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Monday, September 12, 2016

PRACTICE CONCEPTS FROM JOHN WOODEN

There are so many outstanding books written on Coach John Wooden but one of my favorites is by one of his former players, Swen Nater titled "You Haven't Taught Until They Have Learned."

Early in his career, he had the opportunity to observe a football practice at the University of Notre Dame when the legendary Frank Leahy was head coach. “I thought my basketball practices were well-organized and efficient. After observing Coach Leahy’s practice, I realized more work was needed. There was not one minute wasted. Even the transitions from drill to drill were done with no wasted second. Players seemed to enjoy the work and everyone worked hard for the entire two hours. I was impressed and after meeting with Frank Leahy for answers to questions I had, I immediately applied what I had learned to my own situation.”

Fundamentals Before Creativity
Webster defines “fundamental” as “being an essential part of, a foundation or basis.” The fundamentals of basketball are the essential skills that make up the game.

Coach wooden believes the teaching of fundamentals, until they are all executed quickly, properly, and without conscious thought, is prerequisite to playing the game.

“Drill” can have a negative connotation among coaches and classroom teachers. It is sometimes associated with mindless, boring repetition in which there is no opportunity for students to learn concepts or exercise initiative or imagination.

“Drilling created a foundation,” he likes to say, “on which individual initiative and imagination can flourish.

Use Variety
One of the many enjoyable things I remember about UCLA practice sessions was the variety. Although the general skeleton of practice lessons were the same (fundamentals, break-down drills, and then whole-team activities), there were lots of surprises that kept things interesting and fun.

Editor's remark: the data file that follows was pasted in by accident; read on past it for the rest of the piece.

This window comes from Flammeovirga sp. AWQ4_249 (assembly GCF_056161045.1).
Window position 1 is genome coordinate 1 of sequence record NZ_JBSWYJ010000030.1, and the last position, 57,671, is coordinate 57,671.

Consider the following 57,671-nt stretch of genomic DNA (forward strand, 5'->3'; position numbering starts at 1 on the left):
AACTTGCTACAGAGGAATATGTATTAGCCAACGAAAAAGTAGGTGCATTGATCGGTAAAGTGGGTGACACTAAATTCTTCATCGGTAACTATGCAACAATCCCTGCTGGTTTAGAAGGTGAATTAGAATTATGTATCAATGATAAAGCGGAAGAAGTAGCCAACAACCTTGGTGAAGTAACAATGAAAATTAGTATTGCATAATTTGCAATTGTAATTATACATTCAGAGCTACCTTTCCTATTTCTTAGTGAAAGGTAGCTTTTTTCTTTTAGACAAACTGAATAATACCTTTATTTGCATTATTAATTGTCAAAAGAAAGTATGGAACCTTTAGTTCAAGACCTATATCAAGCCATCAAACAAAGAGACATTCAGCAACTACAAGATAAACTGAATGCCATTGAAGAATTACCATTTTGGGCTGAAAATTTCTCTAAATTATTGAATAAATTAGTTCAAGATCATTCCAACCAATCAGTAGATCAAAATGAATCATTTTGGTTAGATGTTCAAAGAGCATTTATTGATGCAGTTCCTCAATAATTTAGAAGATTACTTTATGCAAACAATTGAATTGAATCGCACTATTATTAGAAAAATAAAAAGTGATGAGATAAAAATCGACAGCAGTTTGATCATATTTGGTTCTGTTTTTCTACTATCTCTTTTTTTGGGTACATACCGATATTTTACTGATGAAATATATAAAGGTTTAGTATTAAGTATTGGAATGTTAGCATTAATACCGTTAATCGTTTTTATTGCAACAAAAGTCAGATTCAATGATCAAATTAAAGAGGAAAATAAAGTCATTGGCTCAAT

“I must know as the season progressed how they (drills) were going to change,”  he said, “and then devise new ones to prevent monotony, although there would be some drills we must do every single day of the year.”

Teaching New Material
When creating the daily lesson plan, Coach Wooden was careful to install new material in the first half of practice, not the second. There were two reasons for this: our minds were fresh and not yet worn down by two hours of high-intensity activities, and he could devise activities, during the second half of practice, for the application of the new material.

Quick Transitions
During Coach Wooden’s practice sessions, one witnessed lightning-quick transitions from activity to activity. Players sprinted to the next area and took pride in being the first to being the next activity.

Increasing Complexity
For Coach Wooden, there was nothing more important than the fundamentals of the game. For example, initially shooting and dribbling forms were isolated. Then, Coach taught another type of dribbling technique and combined it so that a shot was taken after the dribble.

Coach Wooden’s philosophy is for players and students to improve a little every day and make perfection a goal. His method for improving conditioning included one painful demand-each player, when reaching the point of exhaustion, was to push himself beyond. When this is done every day, top condition will be attained over time.

End on a Positive Note
I remember many enjoyable endings to the UCLA practice sessions. Coach Wooden always has something interesting, challenging or fun planned for the last five minutes. I didn’t realize it at the time, but levity always helped bring me back the next day, filled with anticipation.

Avoid Altering a Plan During the Lesson
Once the practice, or lesson, started, Coach Wooden never changed it, even though he may have noticed an existing drill that needed more time or thought of a new one he should have included. The proper place for new ideas and improvements was on the back of a 3x5 index card, which he made notations on (and expected the assistants to do the same).